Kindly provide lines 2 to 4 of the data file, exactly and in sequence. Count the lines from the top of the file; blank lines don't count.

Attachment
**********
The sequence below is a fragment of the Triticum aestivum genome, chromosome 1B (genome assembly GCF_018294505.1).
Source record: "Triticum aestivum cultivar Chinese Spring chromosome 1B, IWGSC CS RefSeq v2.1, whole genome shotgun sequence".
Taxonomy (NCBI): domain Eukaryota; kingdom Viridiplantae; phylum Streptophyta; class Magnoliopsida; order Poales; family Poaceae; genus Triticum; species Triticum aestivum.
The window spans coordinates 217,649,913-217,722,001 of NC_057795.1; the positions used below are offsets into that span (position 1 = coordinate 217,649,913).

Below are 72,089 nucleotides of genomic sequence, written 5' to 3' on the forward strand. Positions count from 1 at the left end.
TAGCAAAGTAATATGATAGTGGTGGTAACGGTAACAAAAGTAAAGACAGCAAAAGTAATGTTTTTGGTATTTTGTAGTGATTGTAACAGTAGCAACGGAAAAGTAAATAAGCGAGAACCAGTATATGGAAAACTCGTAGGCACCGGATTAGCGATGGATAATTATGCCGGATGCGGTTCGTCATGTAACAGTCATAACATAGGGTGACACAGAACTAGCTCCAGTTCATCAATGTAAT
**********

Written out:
Source record: "Triticum aestivum cultivar Chinese Spring chromosome 1B, IWGSC CS RefSeq v2.1, whole genome shotgun sequence".
Taxonomy (NCBI): domain Eukaryota; kingdom Viridiplantae; phylum Streptophyta; class Magnoliopsida; order Poales; family Poaceae; genus Triticum; species Triticum aestivum.
The window spans coordinates 217,649,913-217,722,001 of NC_057795.1; the positions used below are offsets into that span (position 1 = coordinate 217,649,913).